When I was discharged from Taipei Adventist Hospital after the birth of my second son, we asked the nurse what food we should eat when we got home. ‘Fish soup,’ she replied. ‘That’s the best for helping mothers increase their milk supply.’
Chinese postpartum confinement (坐月子, zuò yuè zi) diet has been developed over centuries. It is designed to help new mothers recover their vitality after child birth, and also to assist in lactation. Fish soup is a favourite zuo yuezi food with seafood-loving Taiwanese. And after making it for lunch today, I was happily surprised to discover how easy it is to put together.
The first step is to secure fresh ingredients, especially good quality fish. Zuo yuezi is not the time to scrimp on produce. But luckily for me, the freshly caught perch (鱸魚, lúyú) that I purchased at the local wet market was ideal for making soup. Other medium-large sized fish such as cod or carp are also good for making fish soup. The fishmonger kindly scaled and sliced the fish for me into large pieces, retaining the all-important head and tail.
While at the markets I also purchased a medium-sized green papaya. Fish soup is still nutritious and effective for zuo yuezi purposes without green papaya, but its lactogenic effect is great enhanced if you include it. This is because green papaya contains oxytocin, a key hormone that aids in producing breast milk. (It can also induce labour during pregnancy for the same reason, so eat with caution.)
Two key Chinese herbs are usually added to this soup: Chinese dates (紅棗, hóngzǎo), and Chinese wolfberries (枸杞, gǒuqǐ, aka gou qi berries). These two herbs are traditionally used together, although it is not essential to pair them. I didn’t have any Chinese dates left so I only used gouji berries.
The soup also uses rice wine and sesame oil, two key ingredients in zuo yuezi cuisine. According to my confinement nanny, a woman should begin eating rice wine only from the eighth day of birth onwards. I am not sure what the basis of this rule is. But to avoid passing on alcohol to your baby via breast milk, make sure that the soup boils so that the alcohol in the rice wine evaporates.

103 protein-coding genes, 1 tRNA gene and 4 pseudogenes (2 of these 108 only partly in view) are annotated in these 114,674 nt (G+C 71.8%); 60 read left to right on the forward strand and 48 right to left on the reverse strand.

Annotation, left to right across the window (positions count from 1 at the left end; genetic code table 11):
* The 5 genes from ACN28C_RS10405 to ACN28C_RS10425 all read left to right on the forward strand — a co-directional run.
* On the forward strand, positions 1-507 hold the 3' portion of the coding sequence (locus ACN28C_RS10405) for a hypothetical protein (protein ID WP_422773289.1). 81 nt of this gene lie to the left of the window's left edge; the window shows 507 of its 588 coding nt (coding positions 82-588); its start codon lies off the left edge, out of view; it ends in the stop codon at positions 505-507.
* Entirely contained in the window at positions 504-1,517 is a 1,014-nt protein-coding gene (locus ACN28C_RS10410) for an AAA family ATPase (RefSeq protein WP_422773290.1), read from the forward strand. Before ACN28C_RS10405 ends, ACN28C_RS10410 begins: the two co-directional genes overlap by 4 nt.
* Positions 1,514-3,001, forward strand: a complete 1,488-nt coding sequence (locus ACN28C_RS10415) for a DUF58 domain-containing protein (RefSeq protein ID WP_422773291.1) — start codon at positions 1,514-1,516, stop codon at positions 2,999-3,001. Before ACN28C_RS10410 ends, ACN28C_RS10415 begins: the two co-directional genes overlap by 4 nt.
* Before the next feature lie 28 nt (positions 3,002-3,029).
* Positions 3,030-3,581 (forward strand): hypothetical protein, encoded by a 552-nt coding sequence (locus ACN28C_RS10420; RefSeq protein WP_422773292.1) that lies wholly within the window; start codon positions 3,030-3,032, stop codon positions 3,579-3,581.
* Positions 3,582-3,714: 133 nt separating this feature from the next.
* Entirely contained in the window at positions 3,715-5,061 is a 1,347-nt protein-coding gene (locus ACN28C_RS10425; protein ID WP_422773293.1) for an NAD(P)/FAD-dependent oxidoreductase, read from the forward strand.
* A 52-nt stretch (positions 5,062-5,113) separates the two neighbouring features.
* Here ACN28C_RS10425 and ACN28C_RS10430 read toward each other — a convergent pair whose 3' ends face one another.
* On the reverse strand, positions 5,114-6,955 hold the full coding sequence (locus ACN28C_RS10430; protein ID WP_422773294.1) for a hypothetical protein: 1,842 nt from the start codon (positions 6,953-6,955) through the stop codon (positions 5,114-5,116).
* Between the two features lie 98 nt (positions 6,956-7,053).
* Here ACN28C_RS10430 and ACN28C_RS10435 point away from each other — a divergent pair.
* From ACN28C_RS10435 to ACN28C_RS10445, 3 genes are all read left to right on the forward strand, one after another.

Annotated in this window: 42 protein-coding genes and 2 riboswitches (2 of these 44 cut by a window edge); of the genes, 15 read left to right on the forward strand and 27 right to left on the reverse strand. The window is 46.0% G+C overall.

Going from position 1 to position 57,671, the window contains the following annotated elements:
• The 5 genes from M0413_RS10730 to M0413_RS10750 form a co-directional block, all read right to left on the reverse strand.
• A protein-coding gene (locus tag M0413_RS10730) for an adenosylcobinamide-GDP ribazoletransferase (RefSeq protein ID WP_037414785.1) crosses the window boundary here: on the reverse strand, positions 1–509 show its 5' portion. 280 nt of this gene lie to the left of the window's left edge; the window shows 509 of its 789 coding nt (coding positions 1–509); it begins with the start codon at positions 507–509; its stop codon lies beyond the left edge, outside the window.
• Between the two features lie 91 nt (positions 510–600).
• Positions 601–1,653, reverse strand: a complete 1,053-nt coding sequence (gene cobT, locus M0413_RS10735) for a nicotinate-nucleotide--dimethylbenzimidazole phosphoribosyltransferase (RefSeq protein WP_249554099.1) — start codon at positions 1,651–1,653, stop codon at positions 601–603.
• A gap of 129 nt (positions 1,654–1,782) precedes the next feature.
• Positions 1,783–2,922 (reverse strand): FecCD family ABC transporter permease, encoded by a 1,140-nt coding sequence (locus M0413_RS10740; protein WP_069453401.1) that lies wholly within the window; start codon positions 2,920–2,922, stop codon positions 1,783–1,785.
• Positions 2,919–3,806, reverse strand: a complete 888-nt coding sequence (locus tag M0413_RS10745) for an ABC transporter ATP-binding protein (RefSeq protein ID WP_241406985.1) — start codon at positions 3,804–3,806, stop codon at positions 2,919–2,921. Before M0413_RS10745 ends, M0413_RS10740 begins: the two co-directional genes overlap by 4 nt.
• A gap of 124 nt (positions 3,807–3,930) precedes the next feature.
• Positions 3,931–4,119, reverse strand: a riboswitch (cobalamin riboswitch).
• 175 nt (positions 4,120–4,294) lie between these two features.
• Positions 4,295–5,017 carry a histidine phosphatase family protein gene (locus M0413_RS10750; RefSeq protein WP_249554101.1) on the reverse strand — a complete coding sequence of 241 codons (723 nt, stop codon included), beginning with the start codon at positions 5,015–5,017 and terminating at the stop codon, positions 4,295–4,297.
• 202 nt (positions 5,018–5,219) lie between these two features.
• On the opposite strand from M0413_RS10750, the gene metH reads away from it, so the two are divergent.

Fish soup (魚湯, yú tāng)
1/2 medium sized fish such as perch
1/4 green papaya
3cm knob of ginger, peeled
pinch of salt (optional, zuo yuezi food contains little or no salt)
5 to 6 Chinese dates (hongzao)
2 tablespoons Chinese wolfberries (gouji berries)
2 generous tablespoons rice wine
toasted black sesame oil (for serving)
2 tablespoons chopped shallots (for serving)
- Wash the fish and set aside. Peel and slice the ginger, and slice the green papaya into match sized pieces.
- Bring around two liters of water to the boil (adjust depending on the amount of fish). Add the ginger to the water as it boils, along with the pinch of salt (if using).
- Once the water heats up and is nearly boiling, add the green papaya, Chinese dates and Chinese wolfberries.
- Once the water boils, add the fresh fish. It is important that you include at least one bony bit (i.e. the fish head or the fish tail) along with the other fleshier bits. Add a slurp of rice wine (if using) and half of the shallots.
- Boil gently for around ten minutes until the fish is just cooked. Ladle into bowls and top with sesame oil and extra shallots. This soup is best consumed when freshly made, but can be refrigerated and eaten again the next day.